September 11, 2001
The historical exhibition tells the story of 9/11 using artifacts, images, first-person testimony, and archival audio and video recordings.
Please note that certain alcove spaces within this exhibition are closed in accordance with federal, state, and city guidelines in response to the COVID-19 health crisis.
About the Exhibition
The exhibition is divided into three parts. The first part covers the events of the day as they unfolded. The second section provides historical context leading up to the attacks, including the 1993 World Trade Center bombing and other precursors to 9/11. The third and final area addresses the world after 9/11, covering the immediate aftermath of the attacks through the end of the recovery at the three attack sites, and exploring the ongoing ramifications of 9/11.
Part 1: Events of the Day
On the morning of September 11, 2001, nineteen terrorists who were members of the Islamist extremist network al-Qaeda hijacked four commercial airplanes shortly after their departures from three U.S. cities. In a coordinated attack, the hijackers intentionally flew two of the planes into the Twin Towers of the World Trade Center, and another into the Pentagon. Learning about the other hijackings, passengers and crew members on the fourth plane launched a counterattack, spurring the hijacker pilot to crash the plane into a field in Pennsylvania. Nearly 3,000 people were killed on that day, the single largest loss of life resulting from a foreign attack on American soil.
The attacks on the World Trade Center triggered the largest rescue operation in the history of New York City. Approximately 2,000 police officers and nearly 1,000 firefighters deployed in response to the attacks on the World Trade Center. More than 100 city and volunteer ambulances were dispatched to the scene within the first hour. As the situation at the World Trade Center escalated, civilians with training in first aid, crisis counseling, law enforcement, and firefighting made their way to the scene of the disaster. Many responders put their own lives at risk to help and save others.
Objects on View
Throughout the exhibition, artifacts serve as historical markers and entry points into the story. Learn more about the objects featured in the historical exhibition below.
Case belonging to Flight 93 passenger Toshiya Kuge
Courtesy of Yachiyo Kuge and Naoya Kuge
College sophomore Toshiya Kuge was heading home to Japan after vacationing for two weeks in the United States and Canada. Boarding Flight 93 for the first leg of his return journey, he carried his passport in a case that he and his mother had picked out.
Bandana belonging to Welles Remy Crowther
Collection 9/11 Memorial Museum, Gift of Alison and Jefferson Crowther and family
Welles Crowther, a 24-year-old equities trader for Sandler O’Neill & Partners, worked on the 104th floor of the South Tower. Wearing a red bandana over his mouth and nose to guard against smoke, Crowther drew on his training as a volunteer firefighter and guided survivors to the single viable stairwell.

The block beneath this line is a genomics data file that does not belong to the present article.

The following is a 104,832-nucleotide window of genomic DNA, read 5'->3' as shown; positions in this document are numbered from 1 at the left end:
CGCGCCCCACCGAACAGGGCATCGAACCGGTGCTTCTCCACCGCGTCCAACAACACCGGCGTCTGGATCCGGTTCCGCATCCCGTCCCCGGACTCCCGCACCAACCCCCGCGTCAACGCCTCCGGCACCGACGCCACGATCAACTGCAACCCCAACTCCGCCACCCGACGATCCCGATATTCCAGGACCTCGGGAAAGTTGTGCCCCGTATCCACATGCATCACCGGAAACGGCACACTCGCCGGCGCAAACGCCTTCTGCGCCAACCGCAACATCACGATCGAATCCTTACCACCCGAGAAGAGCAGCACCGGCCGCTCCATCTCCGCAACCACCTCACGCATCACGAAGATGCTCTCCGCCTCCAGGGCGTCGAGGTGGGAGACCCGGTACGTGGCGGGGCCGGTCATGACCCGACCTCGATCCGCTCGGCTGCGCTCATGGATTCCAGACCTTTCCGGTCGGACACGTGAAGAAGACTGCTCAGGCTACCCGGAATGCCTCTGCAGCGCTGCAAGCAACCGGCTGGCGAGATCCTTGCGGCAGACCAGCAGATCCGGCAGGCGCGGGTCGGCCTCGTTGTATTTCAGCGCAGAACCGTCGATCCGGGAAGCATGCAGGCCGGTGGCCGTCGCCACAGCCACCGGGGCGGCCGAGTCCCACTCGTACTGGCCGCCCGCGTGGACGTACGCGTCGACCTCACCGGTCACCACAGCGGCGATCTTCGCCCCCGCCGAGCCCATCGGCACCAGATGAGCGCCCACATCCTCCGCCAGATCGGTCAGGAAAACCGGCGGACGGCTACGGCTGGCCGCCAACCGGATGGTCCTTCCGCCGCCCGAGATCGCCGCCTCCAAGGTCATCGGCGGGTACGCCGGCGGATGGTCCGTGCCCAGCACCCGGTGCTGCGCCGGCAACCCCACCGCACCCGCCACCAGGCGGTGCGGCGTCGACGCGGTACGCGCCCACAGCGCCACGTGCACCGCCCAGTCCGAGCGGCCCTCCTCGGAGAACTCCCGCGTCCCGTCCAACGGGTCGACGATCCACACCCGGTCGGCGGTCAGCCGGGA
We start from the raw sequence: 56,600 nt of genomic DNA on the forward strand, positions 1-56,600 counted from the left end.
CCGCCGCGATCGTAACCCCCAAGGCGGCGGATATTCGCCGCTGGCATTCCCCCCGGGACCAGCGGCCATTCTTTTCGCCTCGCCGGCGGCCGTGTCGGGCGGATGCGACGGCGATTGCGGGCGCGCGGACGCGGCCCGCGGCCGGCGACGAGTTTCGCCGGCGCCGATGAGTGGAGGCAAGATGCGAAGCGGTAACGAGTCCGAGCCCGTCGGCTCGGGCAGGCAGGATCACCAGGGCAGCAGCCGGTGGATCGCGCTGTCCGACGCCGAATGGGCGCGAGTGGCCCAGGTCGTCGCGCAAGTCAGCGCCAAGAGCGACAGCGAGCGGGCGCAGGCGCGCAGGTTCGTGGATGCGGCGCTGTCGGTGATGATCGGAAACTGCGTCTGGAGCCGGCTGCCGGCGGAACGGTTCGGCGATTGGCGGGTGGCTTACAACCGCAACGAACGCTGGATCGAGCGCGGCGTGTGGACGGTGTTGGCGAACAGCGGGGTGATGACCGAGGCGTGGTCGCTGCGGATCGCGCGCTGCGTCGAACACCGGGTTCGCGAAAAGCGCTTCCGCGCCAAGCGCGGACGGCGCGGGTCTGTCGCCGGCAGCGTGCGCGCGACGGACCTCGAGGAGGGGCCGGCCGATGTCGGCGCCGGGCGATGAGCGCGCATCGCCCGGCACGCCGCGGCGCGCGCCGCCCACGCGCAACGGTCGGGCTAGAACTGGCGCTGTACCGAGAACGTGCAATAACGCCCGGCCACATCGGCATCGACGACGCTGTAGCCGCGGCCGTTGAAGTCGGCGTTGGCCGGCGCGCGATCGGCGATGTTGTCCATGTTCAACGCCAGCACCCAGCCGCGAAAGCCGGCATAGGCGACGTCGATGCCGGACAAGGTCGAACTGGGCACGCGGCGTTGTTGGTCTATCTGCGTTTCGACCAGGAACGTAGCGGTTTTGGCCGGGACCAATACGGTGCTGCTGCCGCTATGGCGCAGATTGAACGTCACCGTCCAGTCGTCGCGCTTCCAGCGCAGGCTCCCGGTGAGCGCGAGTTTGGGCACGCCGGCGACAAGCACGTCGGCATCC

Part 2: Before 9/11
9/11 was not the first attack on the World Trade Center. On February 26, 1993, terrorists detonated a bomb in a rented van parked in the World Trade Center’s underground parking garage. The bomb killed six people and injured more than 1,000.
Though carried out by different groups of extremists, the attacks of 1993 and 2001 both occurred within the broader context of an emerging radical Islamist ideology. Al-Qaeda, the Islamist fringe group that perpetrated the 9/11 attacks, wished to attack symbols of American military, political, and economic power using hijacked American airplanes.
Leaders of al-Qaeda selected the hijackers who carried out the 9/11 attacks from a pool of young men who attended terrorist training camps in Afghanistan. By June 2001, all 19 hijackers had arrived in the United States.
In the early morning hours of September 11, the hijackers boarded four flights and began their assault.
Part 3: After 9/11
The story of the days, weeks, and months following the devastation of 9/11 is epitomized by acts of compassion, public service, and volunteerism that significantly contributed to the rescue, recovery, and cleanup efforts.
At Ground Zero, the scene of mass destruction at the World Trade Center site, the search for survivors began immediately. In less than a week, thousands of rescue personnel, investigators, engineers, laborers, and volunteers had arrived to join the effort. Over the next nine months, recovery workers cleared approximately 1.8 million tons of debris.
In late May 2002, with the ceremonial removal of the Last Column, the major work of cleanup and recovery at the World Trade Center site officially ended. Though grief was undiminished, the country faced forward. The legacy of the 9/11 attacks would continue to define policy debates, civic discourse, and reflections on public safely, global politics, civil liberties, and finding the right balance between remembering and rebuilding.